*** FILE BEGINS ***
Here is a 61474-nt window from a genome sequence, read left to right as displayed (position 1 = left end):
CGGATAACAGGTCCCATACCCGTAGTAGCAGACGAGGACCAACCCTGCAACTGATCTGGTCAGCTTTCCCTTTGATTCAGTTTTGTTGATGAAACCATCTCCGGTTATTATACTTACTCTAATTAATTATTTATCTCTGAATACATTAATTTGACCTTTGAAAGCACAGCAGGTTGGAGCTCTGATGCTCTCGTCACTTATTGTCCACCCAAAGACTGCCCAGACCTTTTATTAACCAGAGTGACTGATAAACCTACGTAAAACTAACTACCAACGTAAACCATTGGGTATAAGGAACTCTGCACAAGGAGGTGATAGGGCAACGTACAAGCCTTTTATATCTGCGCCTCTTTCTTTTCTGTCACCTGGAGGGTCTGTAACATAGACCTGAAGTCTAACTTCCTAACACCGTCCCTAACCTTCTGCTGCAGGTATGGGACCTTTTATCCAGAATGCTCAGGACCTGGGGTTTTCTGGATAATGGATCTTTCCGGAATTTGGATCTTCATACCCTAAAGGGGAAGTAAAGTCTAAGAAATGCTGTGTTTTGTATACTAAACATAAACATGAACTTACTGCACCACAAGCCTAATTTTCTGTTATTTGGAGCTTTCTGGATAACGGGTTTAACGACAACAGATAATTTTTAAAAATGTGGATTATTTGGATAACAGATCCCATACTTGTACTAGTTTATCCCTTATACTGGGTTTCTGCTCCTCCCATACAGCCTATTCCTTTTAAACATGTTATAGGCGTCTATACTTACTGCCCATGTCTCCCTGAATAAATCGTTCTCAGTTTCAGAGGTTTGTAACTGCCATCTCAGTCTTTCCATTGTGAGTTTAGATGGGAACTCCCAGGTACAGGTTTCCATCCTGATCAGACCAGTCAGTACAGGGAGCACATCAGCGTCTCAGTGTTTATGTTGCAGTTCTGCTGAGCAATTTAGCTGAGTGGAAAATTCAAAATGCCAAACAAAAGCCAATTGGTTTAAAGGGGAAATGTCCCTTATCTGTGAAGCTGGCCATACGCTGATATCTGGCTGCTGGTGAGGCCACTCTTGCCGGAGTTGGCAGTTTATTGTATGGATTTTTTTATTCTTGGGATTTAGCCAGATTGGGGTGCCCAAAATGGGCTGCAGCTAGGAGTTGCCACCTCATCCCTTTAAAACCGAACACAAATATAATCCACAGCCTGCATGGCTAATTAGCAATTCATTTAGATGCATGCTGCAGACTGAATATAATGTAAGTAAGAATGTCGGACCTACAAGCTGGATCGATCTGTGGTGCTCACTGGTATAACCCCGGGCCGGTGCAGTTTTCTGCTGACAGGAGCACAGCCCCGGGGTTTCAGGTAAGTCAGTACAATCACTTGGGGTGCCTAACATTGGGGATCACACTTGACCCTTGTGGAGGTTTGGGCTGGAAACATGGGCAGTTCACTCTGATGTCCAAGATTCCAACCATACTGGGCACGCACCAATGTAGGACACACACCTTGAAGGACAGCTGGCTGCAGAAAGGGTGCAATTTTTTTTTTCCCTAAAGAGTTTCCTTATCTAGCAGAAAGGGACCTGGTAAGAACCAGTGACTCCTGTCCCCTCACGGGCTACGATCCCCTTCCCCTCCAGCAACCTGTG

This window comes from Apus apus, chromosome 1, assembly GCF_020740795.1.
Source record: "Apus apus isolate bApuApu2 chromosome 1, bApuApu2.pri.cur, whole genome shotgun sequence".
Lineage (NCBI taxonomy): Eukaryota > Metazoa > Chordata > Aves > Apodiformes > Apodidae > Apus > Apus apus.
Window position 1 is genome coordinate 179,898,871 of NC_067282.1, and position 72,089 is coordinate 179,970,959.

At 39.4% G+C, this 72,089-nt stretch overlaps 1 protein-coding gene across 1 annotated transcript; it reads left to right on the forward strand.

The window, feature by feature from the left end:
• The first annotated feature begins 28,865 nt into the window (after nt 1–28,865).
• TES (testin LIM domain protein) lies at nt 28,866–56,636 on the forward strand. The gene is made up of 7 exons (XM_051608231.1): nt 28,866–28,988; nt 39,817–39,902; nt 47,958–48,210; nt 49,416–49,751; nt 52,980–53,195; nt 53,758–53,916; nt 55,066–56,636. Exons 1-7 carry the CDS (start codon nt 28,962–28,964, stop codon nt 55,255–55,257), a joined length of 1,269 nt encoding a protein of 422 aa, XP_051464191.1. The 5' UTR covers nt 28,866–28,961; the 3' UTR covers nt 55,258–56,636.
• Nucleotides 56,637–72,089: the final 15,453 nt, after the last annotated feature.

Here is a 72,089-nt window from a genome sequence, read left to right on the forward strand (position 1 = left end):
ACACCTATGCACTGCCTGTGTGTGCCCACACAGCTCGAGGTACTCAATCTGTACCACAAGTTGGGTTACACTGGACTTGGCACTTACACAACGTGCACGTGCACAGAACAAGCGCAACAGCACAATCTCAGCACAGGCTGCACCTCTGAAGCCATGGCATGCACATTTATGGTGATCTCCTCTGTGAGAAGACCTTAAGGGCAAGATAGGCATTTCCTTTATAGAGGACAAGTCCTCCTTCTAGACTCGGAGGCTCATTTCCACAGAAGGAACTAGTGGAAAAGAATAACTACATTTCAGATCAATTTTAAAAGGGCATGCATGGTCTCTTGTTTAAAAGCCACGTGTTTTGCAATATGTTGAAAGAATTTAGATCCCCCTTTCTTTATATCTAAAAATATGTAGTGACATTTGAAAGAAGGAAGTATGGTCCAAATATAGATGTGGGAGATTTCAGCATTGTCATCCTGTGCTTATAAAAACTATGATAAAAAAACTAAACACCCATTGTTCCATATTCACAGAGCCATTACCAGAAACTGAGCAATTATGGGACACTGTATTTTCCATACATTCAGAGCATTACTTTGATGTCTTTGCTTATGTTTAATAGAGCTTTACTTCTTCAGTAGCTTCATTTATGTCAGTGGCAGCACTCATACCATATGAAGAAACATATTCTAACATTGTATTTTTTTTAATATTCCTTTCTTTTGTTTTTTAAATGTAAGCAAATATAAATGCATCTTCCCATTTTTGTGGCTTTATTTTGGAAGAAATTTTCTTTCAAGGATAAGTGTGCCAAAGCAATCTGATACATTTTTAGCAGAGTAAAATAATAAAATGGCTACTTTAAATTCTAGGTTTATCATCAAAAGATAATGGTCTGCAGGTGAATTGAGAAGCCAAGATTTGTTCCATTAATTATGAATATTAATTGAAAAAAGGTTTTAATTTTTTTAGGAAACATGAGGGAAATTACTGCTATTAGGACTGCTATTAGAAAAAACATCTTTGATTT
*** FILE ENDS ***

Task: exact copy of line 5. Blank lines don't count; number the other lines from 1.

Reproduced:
Lineage (NCBI taxonomy): Eukaryota > Metazoa > Chordata > Aves > Apodiformes > Apodidae > Apus > Apus apus.